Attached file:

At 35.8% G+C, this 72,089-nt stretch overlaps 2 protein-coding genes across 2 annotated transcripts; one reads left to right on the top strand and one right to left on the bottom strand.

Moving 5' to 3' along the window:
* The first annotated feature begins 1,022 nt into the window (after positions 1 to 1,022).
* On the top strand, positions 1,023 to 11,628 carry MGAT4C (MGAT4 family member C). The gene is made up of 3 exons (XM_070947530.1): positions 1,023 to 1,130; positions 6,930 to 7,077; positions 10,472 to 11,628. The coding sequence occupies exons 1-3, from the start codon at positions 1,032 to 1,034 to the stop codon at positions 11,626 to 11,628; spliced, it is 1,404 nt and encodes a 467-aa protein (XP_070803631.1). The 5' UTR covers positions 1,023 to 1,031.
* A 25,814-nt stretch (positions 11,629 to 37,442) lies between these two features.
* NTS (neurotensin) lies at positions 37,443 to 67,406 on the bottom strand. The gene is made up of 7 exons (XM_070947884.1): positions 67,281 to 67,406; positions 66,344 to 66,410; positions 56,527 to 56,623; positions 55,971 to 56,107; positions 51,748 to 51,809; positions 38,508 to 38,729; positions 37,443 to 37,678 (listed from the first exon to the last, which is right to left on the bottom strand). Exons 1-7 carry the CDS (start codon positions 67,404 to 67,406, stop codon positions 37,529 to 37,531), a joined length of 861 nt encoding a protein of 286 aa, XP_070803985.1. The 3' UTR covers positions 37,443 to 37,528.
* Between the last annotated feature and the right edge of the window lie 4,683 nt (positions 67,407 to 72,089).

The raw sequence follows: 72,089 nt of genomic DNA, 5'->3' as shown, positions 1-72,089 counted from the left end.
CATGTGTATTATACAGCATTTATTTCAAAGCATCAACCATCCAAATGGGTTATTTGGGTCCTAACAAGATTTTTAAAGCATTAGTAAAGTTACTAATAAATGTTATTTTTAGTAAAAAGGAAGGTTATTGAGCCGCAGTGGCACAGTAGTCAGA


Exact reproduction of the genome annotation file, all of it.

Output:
At 35.8% G+C, this 72,089-nt stretch overlaps 2 protein-coding genes across 2 annotated transcripts; one reads left to right on the top strand and one right to left on the bottom strand.

Moving 5' to 3' along the window:
* The first annotated feature begins 1,022 nt into the window (after positions 1 to 1,022).
* On the top strand, positions 1,023 to 11,628 carry MGAT4C (MGAT4 family member C). The gene is made up of 3 exons (XM_070947530.1): positions 1,023 to 1,130; positions 6,930 to 7,077; positions 10,472 to 11,628. The coding sequence occupies exons 1-3, from the start codon at positions 1,032 to 1,034 to the stop codon at positions 11,626 to 11,628; spliced, it is 1,404 nt and encodes a 467-aa protein (XP_070803631.1). The 5' UTR covers positions 1,023 to 1,031.
* A 25,814-nt stretch (positions 11,629 to 37,442) lies between these two features.
* NTS (neurotensin) lies at positions 37,443 to 67,406 on the bottom strand. The gene is made up of 7 exons (XM_070947884.1): positions 67,281 to 67,406; positions 66,344 to 66,410; positions 56,527 to 56,623; positions 55,971 to 56,107; positions 51,748 to 51,809; positions 38,508 to 38,729; positions 37,443 to 37,678 (listed from the first exon to the last, which is right to left on the bottom strand). Exons 1-7 carry the CDS (start codon positions 67,404 to 67,406, stop codon positions 37,529 to 37,531), a joined length of 861 nt encoding a protein of 286 aa, XP_070803985.1. The 3' UTR covers positions 37,443 to 37,528.
* Between the last annotated feature and the right edge of the window lie 4,683 nt (positions 67,407 to 72,089).

The raw sequence follows: 72,089 nt of genomic DNA, 5'->3' as shown, positions 1-72,089 counted from the left end.
CATGTGTATTATACAGCATTTATTTCAAAGCATCAACCATCCAAATGGGTTATTTGGGTCCTAACAAGATTTTTAAAGCATTAGTAAAGTTACTAATAAATGTTATTTTTAGTAAAAAGGAAGGTTATTGAGCCGCAGTGGCACAGTAGTCAGA